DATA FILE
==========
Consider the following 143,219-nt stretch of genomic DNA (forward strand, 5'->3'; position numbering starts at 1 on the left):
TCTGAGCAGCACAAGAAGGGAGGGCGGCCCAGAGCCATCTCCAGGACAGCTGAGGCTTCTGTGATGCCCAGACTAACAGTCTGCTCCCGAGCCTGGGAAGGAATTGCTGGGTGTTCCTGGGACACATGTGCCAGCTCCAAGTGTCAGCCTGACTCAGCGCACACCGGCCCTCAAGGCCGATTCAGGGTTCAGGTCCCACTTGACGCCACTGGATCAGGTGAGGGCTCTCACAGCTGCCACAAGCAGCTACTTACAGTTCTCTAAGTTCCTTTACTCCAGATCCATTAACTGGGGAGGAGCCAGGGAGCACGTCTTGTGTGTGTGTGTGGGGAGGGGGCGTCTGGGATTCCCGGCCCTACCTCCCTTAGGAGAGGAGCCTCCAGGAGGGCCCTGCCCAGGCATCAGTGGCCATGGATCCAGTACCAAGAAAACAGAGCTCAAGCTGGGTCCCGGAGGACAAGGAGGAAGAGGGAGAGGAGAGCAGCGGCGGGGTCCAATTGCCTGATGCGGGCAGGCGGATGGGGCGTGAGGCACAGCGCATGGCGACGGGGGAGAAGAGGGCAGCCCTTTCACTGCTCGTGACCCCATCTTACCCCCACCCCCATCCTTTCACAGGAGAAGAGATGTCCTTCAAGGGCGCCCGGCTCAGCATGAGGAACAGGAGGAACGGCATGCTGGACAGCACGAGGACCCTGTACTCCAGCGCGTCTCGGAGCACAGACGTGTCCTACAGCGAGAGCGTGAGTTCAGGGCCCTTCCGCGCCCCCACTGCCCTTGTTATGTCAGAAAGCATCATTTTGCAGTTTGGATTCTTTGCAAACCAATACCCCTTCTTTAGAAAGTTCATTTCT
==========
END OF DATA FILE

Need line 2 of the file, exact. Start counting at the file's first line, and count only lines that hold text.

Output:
TCTGAGCAGCACAAGAAGGGAGGGCGGCCCAGAGCCATCTCCAGGACAGCTGAGGCTTCTGTGATGCCCAGACTAACAGTCTGCTCCCGAGCCTGGGAAGGAATTGCTGGGTGTTCCTGGGACACATGTGCCAGCTCCAAGTGTCAGCCTGACTCAGCGCACACCGGCCCTCAAGGCCGATTCAGGGTTCAGGTCCCACTTGACGCCACTGGATCAGGTGAGGGCTCTCACAGCTGCCACAAGCAGCTACTTACAGTTCTCTAAGTTCCTTTACTCCAGATCCATTAACTGGGGAGGAGCCAGGGAGCACGTCTTGTGTGTGTGTGTGGGGAGGGGGCGTCTGGGATTCCCGGCCCTACCTCCCTTAGGAGAGGAGCCTCCAGGAGGGCCCTGCCCAGGCATCAGTGGCCATGGATCCAGTACCAAGAAAACAGAGCTCAAGCTGGGTCCCGGAGGACAAGGAGGAAGAGGGAGAGGAGAGCAGCGGCGGGGTCCAATTGCCTGATGCGGGCAGGCGGATGGGGCGTGAGGCACAGCGCATGGCGACGGGGGAGAAGAGGGCAGCCCTTTCACTGCTCGTGACCCCATCTTACCCCCACCCCCATCCTTTCACAGGAGAAGAGATGTCCTTCAAGGGCGCCCGGCTCAGCATGAGGAACAGGAGGAACGGCATGCTGGACAGCACGAGGACCCTGTACTCCAGCGCGTCTCGGAGCACAGACGTGTCCTACAGCGAGAGCGTGAGTTCAGGGCCCTTCCGCGCCCCCACTGCCCTTGTTATGTCAGAAAGCATCATTTTGCAGTTTGGATTCTTTGCAAACCAATACCCCTTCTTTAGAAAGTTCATTTCT